It seems like such a simple questions but I cant find any resource regarding it

In C/C++ , it means to store the read in a value from command prompt and store it inside a variable ,

How about in Shell Programming?

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    Close voters: This is not off topic, please stop close-voting this for the "Offtopic" reason. – Thomas Ward Jan 8 '14 at 2:40
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    Slightly off topic: It's not just an input/output in C++, its more common form is for bit shifting integers. The implementation for the i/o stream is an overridden version that applies only to streams (and other classes that override it in such a way). – Pharap Jan 8 '14 at 6:13
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    Whoops.. Meant to close this as a duplicate.. not off-topic since it is on-topic. – Seth Jan 14 '14 at 18:40
  • @Seth The timeline suggests you (and Avinash) did vote to close as duplicate but the three votes were all OT so overrode yours. The only reason I'm not voting to close is that I'm not sure the suggested duplicate is better than this one. – Oli Jan 16 '14 at 12:06
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    @Oli Well I'm not sure we should have two questions that are so similar floating around.. – Seth Jan 16 '14 at 19:52

>> can be used to pipe output into a text file and will append to any existing text in that file.

'any command' >> textfile.txt

appends the output of 'any command' to the text file.

using > will overwrite.

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The right angle bracket symbol (>) is used to redirect output to a disk file. If the file specified does not already exist, it is created; if it does exist, it is overwritten. The left angle bracket symbol (<) is used to redirect input from a disk file. To append output to an existing file, use double right angle brackets (>>)

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The > and >> are redirection operators for FD's (File Descriptors)

In bash you have tree standard FD's that are the standard input (strin), the standard output (strout) and the standard error (strerr). These can also be called by FD 0, FD 1 and FD 2 respectively.

Normally you would have you would have all FD's pointing to the terminal, but this can be changed by using redirection.

For example, if you call:

command > log.txt

You will redirect the output to the file log.txt This is similar as calling:

command 1> log.txt

As this only redirects strout you will still be able to see the error in the terminal. In order to redirect strerr to you log.txt file you will have to run:

command 2> log.txt

Again, this only redirects strerr. If you wish to redirect both stdout and stderr you need to duplicate your stderr output to stdout by using the >& command.

command 1> log.txt 2>&1

To understand this command you need to read it form right to left, first a copy of stderr is made to stdout, then strout is redirected to the log.txt file.

When you use redirection in this way, bash will not look if the file exists or not and simply create one regardless if that implies erasing the existing one. If you want to avoid loosing what has already been written in your log file you can then use the >> command in the same ways explained above, but in this case all the outputs will be appended to existing files.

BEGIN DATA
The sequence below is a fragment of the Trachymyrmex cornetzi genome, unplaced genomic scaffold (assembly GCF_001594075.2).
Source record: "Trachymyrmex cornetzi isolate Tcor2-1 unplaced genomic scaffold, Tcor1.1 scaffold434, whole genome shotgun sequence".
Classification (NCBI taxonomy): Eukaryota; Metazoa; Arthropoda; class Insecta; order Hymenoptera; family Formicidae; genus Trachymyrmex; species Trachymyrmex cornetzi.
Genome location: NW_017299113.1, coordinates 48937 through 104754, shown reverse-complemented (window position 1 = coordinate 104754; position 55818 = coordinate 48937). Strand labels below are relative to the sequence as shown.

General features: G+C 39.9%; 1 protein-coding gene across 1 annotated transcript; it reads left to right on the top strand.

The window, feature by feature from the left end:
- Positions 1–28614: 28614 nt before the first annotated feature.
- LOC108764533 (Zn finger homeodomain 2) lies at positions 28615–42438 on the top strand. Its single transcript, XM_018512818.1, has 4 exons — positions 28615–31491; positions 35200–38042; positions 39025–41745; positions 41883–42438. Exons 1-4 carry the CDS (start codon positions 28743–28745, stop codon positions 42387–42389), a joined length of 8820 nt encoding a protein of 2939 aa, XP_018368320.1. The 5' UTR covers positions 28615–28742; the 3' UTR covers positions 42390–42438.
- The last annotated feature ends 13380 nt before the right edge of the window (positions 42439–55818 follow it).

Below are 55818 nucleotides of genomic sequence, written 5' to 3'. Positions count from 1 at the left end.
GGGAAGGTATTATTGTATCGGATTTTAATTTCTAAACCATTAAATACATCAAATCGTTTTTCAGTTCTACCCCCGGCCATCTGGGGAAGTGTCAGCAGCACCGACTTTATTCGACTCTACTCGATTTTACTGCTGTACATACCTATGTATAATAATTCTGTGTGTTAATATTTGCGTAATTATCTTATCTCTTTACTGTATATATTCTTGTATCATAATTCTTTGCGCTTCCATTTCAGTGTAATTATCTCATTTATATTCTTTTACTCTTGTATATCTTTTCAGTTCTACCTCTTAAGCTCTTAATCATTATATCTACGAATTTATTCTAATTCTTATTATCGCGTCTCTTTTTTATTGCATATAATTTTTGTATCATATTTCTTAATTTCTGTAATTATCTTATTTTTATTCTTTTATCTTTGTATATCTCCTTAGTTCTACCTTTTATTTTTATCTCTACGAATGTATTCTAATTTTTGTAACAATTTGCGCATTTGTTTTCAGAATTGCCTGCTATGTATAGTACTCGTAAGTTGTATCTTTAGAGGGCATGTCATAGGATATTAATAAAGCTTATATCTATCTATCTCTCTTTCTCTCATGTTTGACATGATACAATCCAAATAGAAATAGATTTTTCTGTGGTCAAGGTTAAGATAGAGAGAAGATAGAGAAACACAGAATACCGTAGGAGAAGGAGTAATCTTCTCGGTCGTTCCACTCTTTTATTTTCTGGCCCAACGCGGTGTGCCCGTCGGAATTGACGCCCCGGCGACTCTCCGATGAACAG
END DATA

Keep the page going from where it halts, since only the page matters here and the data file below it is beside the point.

For their use in C++ with cin, cout and cerr I think hash gave a better answer than I could.

I'm not an expert in these so I might have gotten some things wrong. For a more complete information I advise reading Bash guide on Greg's Wiki

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In C/C++:

In C/C++ the Left and Right Shift operators use the symbols << and >> as the bitwise operator; which perform shift operations on bits. C++ also makes the use of overloaded bitwise shift operators in basic Input/Output operations; >> and << brackets in C++ are used for extraction and insertion of data/information to streams which may be standard input/output, files.

In Shell Scripting/Programming:

In Shell Scripting/Programming, not very different from the extraction/insertion operations as mentioned above, the >> / << (variants of > / < operators) are used to redirect standard streams from / to those defined by users and perform appending (differing from > / < which overwrites) operations.


You might be interested in reading:

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    Why do people always first talk about streams when these operators have a specific core meaning - even without any #includes? – Ruslan Jan 8 '14 at 13:00

In shell script the > operator will create a file that you will put just right to it and will erase every content of the file if exist but the >> will append the text to the file that will be right to it preferable >> will use in writing log file. like You want to add time,count or some process logs and > to create new file try this out:

  nowt=$(date +"%T")
  date1=$(date +"%s")
  NOW=$(date +"%d-%m-%Y")
  now=$NOW" "$nowt
  echo "START TIME WAS :$now " | cat > /home/user/Desktop/$file_name
  sh some_sh_file you want to run  2>&1 | tee >> /home/user/Desktop/$file_name #want to log the out put
  nowt=$(date +"%T")
  date2=$(date +"%s")
  NOW=$(date +"%d-%m-%Y")
  now=$NOW" "$NOW
  echo "$(($diff / 60)) minutes and $(($diff % 60)) seconds elapsed."
  echo "END TIME WAS :$now" | cat >> /home/user/Desktop/$file_name
  echo "$(($diff / 60)) minutes and $(($diff % 60)) seconds elapsed." | cat >> /home/user/Desktop/$file_name  
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